Automation–Automating Hybrid Clouds with Windows Azure and PowerShell (Part 3): Public Cloud Environment Provisioning PowerShell Workflow Examples

Hi. :)

At this point, you know the drill…This is Part 3 of the Automating Hybrid Clouds with Windows Azure and PowerShell blog series – which is kind of the same thing as Part 2, but this time the deliverable is a set of PowerShell Workflow Examples.

For reference, here is Part 1 (Intro & TOC) , and here is Part 2 (Public Cloud Environment Provisioning PowerShell Examples) .

Let’s get to it.


Public Cloud Environment Provisioning PowerShell Workflow Examples

As covered in Parts 1 and 2 of this blog series, the following is the list of high level concept commands that will be covered in this post:

High Level Concept Commands

  1. Establish Windows Azure Subscription Connection ( Please Reference Part 2 for details )
  2. Create Windows Azure Affinity Group
  3. Create Windows Azure Cloud Service
  4. Create Windows Azure Storage Account
  5. Create Windows Azure Storage Container
  6. Upload “On-Prem” VHD to Windows Azure Storage Container
  7. Copy Windows Azure Blob
  8. Create Windows Azure VM Image
  9. Create Windows Azure VM

Pre-Requisites

These are the same as they were in Part 2, but again for reference, here is the short list of pre-requisites for this example solution:

  1. Windows Server
  2. A VHD file that meets the requirements to be uploaded to Windows Azure
    Also see: Converting Hyper-V .vhdx to .vhd file formats for use in Windows Azure
  3. Windows Azure PowerShell Module
    Direct Download Link: http://go.microsoft.com/?linkid=9811175&clcid=0x409

Okay, there are three new pre-requisites for this post:

  1. An Established Windows Azure Subscription Connection ( Please Reference Part 2 for details ).
    Note This portion of the script will be included in the overall script at the end of the post, just not covered separately here at the top.
  2. The Workflows that contain all the commands previously discussed in Part 2 of this blog series.
  3. An Understanding of the differences between PowerShell and PowerShell Workflow:
    Reference 1: Syntactic Differences Between Script Workflows and Scripts
    Reference 2: Windows PowerShell: PowerShell scripts versus PowerShell workflows
    Reference 3: When Windows PowerShell Met Workflow
    Note Many other references available on TechNet/MSDN.

PowerShell Workflow Differences / Notes

Here is a short list of differences and notes based on my experience creating the Public Cloud Environment Provisioning Example Solution with PowerShell Workflow:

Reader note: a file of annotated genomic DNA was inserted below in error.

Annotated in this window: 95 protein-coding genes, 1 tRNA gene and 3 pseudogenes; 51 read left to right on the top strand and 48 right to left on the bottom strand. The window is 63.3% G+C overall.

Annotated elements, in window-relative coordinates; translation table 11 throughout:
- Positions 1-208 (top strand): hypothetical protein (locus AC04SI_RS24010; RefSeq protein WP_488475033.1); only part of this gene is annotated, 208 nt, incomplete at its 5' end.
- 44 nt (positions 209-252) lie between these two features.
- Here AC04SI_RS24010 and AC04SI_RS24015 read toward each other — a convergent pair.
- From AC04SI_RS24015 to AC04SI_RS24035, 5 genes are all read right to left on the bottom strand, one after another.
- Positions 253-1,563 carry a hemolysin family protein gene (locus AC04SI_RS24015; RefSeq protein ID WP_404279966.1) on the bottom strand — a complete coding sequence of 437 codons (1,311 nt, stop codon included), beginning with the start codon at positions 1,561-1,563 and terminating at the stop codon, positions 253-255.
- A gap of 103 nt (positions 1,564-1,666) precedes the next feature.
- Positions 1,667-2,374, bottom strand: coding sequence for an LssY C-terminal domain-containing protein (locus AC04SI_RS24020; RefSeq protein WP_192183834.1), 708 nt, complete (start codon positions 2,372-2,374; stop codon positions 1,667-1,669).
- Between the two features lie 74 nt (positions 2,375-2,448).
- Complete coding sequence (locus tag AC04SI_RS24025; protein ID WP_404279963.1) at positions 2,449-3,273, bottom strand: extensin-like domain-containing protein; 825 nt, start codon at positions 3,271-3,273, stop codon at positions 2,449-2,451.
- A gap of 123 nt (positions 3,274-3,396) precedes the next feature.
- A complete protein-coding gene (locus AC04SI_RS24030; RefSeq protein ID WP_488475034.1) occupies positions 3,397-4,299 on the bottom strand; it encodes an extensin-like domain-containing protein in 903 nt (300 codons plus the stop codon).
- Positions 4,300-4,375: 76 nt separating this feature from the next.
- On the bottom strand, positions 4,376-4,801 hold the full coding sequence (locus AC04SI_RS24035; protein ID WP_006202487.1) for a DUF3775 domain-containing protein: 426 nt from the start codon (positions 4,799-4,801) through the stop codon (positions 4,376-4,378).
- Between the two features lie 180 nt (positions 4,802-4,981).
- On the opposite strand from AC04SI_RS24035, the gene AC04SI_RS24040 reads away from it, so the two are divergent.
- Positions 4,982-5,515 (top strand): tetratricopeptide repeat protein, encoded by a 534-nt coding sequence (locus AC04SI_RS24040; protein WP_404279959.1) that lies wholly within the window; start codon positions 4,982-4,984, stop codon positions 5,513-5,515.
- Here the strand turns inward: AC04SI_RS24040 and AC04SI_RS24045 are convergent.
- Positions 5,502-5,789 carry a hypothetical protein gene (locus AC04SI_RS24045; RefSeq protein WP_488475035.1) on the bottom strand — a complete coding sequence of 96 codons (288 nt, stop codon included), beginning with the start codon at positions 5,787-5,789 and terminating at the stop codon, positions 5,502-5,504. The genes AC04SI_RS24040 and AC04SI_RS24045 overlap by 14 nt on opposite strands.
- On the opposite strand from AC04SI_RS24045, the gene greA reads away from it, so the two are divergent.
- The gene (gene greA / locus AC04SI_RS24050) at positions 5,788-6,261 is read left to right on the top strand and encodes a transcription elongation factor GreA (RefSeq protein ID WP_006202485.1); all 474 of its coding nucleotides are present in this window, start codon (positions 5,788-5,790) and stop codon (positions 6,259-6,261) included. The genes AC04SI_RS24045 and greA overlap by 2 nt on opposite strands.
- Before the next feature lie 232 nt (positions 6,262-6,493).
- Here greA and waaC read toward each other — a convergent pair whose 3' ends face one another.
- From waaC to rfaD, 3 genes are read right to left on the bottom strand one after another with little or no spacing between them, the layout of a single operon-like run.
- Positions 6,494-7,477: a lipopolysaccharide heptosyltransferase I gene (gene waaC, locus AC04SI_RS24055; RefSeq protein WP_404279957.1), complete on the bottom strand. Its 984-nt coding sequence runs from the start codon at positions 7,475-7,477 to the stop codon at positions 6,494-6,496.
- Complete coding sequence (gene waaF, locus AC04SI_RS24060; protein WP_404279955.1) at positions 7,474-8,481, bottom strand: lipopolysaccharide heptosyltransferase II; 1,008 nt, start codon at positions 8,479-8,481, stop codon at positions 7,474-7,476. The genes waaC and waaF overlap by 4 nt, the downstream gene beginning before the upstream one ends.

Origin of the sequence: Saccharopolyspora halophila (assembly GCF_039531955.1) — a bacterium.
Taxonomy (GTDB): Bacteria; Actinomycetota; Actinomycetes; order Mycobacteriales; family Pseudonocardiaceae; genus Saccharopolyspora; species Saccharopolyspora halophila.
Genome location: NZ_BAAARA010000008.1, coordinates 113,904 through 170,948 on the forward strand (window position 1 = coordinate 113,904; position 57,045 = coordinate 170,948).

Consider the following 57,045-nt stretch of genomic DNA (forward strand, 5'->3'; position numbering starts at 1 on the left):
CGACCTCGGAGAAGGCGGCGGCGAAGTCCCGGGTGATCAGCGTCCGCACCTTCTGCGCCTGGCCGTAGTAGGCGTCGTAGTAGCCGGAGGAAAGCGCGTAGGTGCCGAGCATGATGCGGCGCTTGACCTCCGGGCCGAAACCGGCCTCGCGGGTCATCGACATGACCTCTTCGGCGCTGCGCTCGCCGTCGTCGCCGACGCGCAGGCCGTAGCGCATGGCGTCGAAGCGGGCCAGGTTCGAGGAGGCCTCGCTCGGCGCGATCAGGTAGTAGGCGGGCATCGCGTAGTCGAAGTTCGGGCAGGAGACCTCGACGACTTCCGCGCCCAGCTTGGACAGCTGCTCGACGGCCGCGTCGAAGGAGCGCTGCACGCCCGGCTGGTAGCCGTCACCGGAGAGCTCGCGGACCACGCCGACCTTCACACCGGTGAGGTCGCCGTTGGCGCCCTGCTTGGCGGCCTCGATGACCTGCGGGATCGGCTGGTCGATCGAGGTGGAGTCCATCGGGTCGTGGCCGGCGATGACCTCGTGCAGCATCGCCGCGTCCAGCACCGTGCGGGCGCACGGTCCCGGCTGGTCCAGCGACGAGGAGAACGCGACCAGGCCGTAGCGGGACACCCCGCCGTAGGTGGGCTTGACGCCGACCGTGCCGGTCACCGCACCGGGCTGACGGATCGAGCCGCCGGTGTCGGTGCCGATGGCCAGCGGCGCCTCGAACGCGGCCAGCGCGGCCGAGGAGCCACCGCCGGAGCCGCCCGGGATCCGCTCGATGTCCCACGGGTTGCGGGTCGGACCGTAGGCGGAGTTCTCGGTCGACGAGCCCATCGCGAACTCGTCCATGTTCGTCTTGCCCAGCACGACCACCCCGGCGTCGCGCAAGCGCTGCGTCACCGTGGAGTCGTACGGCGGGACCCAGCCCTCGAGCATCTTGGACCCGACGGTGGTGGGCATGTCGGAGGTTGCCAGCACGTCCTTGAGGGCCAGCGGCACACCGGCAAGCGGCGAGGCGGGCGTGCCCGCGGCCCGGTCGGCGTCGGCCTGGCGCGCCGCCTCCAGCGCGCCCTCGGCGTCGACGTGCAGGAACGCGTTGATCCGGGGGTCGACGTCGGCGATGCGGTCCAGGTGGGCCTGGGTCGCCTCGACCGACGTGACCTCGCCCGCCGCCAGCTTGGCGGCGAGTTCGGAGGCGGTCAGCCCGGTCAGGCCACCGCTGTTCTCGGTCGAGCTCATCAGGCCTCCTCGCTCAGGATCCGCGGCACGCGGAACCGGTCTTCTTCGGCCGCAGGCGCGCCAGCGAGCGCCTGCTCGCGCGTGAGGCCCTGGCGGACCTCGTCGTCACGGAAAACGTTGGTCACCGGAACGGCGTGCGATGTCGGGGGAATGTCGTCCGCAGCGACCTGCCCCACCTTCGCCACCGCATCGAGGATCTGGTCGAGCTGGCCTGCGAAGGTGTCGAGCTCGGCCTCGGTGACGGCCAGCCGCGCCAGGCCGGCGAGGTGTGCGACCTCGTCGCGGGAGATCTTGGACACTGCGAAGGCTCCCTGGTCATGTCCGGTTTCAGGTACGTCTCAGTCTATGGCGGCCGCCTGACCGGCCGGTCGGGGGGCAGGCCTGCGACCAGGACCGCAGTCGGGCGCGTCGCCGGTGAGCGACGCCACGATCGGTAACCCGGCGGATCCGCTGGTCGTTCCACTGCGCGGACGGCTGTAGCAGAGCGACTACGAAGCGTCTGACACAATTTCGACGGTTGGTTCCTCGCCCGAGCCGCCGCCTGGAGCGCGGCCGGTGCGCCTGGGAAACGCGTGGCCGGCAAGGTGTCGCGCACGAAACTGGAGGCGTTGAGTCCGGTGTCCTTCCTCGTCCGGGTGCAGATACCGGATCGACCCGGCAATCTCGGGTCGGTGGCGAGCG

1. Get-AzureSubscription - There is a difference between executing the Get-AzureSubscription command within the script calling Workflows and executing the Get-AzureSubscription command within the Workflows themselves. For this reason, within the final script (which contains variables, Workflows and Workflow calls), I have placed $AzureSubscriptionForWorkflow = Get-AzureSubscription at the beginning of each Workflow. While there may be better ways to handle this, I found this the best way to ensure Workflow execution contains the necessary Windows Azure Subscription information required by the Windows Azure commands being called.
  2. Return Values - The return values are not exactly what you would expect (especially if you were expecting the same results as when executed as straight PowerShell). This difference is to be expected, with the usage of Workflow. So, what you will see in these examples is verification based on if ($Variable.OperationStatus –eq "Succeeded") logic. Obviously, you can modify what is being returned by each Workflow based on your own project requirements. This is just the method I chose for these examples.
  3. PowerShell Jobs - Because we are leveraging Workflow, we can very easily take advantage of the -AsJob and Receive-Job features. You will see that I have used Jobs for the longer running portions of this example (Uploading the VHD to Windows Azure, Creating the Windows Azure VM from Windows Azure VM Image).
  4. Regions – Nothing major here, for the sake of organization, I decided to leverage #region … #endregion functionality. You will see in the overall script I have broken everything up into 5 major regions:
    image 

Other than these few things, you should be good to go!

Speaking of Regions…

I decided it would be neat (pardon the pun) to break this blog post into these 5 regions as well. Seems like a pretty organized and symmetric idea anyway… ;)


Pre-Requisite Setup

This section of the blog posts covers (references, rather) the necessary steps for an Established Windows Azure Subscription Connection.

#region 0.PrerequisiteSetup

This region is covered 100% in Part 2 of this blog series.

image

For reference, here is the link:
Automating Hybrid Clouds with Windows Azure and PowerShell (Part 2): Public Cloud Environment Provisioning PowerShell Examples

#endregion 0.PrerequisiteSetup


Region 0 Execution Results

Steps Completed in Region 0:

  • Connection to a Windows Azure Subscription Established

Pre-Requisite Workflows

This section of the blog post will cover all the PowerShell Workflow scripts required for the Public Cloud Environment Provisioning example solution.

Note I am breaking them up into individual scripts so that you can leverage them one at a time if desired. The complete script exists at the end of this blog post.

#region 1.PrerequisiteWorkflows

001 #1.0 Establish Prerequisite Workflows